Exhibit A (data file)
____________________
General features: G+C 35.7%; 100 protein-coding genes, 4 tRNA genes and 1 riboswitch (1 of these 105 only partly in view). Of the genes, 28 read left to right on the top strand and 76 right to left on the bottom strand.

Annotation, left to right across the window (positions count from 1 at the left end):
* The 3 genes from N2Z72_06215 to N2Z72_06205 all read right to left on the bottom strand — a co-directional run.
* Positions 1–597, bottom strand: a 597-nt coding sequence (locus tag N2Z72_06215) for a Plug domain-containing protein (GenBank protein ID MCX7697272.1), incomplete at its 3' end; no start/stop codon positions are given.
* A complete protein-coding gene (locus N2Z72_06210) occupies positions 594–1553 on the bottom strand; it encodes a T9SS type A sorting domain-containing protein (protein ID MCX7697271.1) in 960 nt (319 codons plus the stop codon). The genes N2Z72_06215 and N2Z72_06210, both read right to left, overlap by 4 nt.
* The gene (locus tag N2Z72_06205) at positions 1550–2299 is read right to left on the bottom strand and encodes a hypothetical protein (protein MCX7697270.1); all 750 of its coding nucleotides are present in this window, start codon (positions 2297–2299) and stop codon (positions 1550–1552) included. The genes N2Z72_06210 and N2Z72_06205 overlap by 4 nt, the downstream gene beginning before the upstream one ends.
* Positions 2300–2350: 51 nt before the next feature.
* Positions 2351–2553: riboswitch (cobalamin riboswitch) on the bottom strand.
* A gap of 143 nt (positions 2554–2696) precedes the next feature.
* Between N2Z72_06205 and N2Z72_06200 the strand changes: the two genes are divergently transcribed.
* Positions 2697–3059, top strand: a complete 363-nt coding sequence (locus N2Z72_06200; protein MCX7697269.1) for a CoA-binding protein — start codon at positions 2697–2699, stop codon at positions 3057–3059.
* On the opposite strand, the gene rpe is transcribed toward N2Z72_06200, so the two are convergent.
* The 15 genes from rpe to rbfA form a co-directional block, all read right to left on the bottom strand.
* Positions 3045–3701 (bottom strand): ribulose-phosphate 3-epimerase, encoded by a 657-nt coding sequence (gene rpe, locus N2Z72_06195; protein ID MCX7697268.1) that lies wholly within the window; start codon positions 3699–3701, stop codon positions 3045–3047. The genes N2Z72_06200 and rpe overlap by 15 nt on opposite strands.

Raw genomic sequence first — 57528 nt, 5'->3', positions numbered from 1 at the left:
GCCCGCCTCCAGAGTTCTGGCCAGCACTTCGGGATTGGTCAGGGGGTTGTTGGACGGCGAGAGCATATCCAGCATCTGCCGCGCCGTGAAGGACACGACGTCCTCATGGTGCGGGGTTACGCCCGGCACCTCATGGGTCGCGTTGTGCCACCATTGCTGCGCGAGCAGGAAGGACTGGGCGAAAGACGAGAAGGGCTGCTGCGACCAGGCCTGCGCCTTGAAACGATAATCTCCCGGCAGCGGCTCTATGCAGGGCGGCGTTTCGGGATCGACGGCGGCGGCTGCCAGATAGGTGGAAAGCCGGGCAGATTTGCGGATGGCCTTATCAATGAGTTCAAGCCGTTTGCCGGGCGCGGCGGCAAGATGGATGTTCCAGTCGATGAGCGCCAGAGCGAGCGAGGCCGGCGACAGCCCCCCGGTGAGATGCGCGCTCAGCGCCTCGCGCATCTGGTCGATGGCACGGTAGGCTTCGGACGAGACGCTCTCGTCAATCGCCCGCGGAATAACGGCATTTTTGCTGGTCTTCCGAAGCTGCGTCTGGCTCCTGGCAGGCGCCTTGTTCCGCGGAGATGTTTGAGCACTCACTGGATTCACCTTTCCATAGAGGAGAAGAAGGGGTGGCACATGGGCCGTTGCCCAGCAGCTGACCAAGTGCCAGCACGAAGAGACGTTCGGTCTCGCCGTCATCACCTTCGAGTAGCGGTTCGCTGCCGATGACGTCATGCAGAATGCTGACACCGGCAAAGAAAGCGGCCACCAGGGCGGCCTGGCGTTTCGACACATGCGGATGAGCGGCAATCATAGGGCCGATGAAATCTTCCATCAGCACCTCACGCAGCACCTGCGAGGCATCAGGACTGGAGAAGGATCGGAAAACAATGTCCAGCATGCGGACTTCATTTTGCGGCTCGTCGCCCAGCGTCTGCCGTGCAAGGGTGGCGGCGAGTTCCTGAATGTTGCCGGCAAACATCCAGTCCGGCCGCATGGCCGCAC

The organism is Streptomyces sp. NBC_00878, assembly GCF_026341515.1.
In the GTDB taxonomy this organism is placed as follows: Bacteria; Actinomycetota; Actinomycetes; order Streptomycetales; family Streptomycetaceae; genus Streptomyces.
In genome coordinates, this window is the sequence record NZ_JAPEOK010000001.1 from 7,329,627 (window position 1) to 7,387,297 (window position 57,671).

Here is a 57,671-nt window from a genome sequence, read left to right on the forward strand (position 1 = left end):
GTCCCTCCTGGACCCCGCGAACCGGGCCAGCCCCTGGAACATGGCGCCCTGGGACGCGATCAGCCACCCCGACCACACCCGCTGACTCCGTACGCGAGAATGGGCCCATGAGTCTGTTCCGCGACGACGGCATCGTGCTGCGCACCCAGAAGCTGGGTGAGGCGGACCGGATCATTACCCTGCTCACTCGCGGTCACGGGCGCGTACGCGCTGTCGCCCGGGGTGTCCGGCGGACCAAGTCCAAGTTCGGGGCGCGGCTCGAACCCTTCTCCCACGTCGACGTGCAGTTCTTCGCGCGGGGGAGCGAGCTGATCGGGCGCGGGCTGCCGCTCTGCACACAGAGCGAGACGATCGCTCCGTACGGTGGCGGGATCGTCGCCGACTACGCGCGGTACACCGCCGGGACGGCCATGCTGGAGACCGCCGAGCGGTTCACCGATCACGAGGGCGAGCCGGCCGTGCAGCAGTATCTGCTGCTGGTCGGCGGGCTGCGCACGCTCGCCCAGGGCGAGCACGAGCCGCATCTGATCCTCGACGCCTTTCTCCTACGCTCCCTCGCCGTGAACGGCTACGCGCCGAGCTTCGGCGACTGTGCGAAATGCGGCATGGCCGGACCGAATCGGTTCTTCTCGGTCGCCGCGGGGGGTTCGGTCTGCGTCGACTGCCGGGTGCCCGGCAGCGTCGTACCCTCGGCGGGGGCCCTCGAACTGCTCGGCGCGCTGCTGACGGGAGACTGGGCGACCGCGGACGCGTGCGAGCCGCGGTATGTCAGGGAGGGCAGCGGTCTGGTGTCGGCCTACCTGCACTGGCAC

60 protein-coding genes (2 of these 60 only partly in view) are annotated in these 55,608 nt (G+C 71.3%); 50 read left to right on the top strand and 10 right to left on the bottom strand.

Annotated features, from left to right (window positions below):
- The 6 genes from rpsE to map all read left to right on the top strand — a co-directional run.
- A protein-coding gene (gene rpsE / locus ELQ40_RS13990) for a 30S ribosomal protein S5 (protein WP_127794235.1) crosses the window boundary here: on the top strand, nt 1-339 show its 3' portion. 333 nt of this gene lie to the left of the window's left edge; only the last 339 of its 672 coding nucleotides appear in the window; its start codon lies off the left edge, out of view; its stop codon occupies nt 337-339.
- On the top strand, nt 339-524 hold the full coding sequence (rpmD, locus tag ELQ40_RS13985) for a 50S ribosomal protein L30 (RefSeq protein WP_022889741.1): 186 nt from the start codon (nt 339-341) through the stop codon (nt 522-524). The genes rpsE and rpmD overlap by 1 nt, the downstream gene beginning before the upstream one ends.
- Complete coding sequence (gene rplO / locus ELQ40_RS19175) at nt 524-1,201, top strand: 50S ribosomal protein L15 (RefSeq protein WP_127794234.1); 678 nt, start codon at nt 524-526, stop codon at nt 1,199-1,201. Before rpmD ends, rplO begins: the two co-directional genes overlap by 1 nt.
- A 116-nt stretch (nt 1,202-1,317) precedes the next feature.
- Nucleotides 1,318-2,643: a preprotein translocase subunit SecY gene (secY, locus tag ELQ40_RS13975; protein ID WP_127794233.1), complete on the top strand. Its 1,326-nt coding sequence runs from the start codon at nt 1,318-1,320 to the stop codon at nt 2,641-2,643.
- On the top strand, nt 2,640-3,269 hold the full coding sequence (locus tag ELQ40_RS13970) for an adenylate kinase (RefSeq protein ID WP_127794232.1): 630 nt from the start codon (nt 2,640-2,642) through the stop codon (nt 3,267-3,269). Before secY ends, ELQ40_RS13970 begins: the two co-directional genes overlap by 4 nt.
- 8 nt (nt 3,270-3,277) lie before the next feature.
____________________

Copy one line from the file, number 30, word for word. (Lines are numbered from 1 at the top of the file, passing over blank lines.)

- On the top strand, nt 2,640-3,269 hold the full coding sequence (locus tag ELQ40_RS13970) for an adenylate kinase (RefSeq protein ID WP_127794232.1): 630 nt from the start codon (nt 2,640-2,642) through the stop codon (nt 3,267-3,269). Before secY ends, ELQ40_RS13970 begins: the two co-directional genes overlap by 4 nt.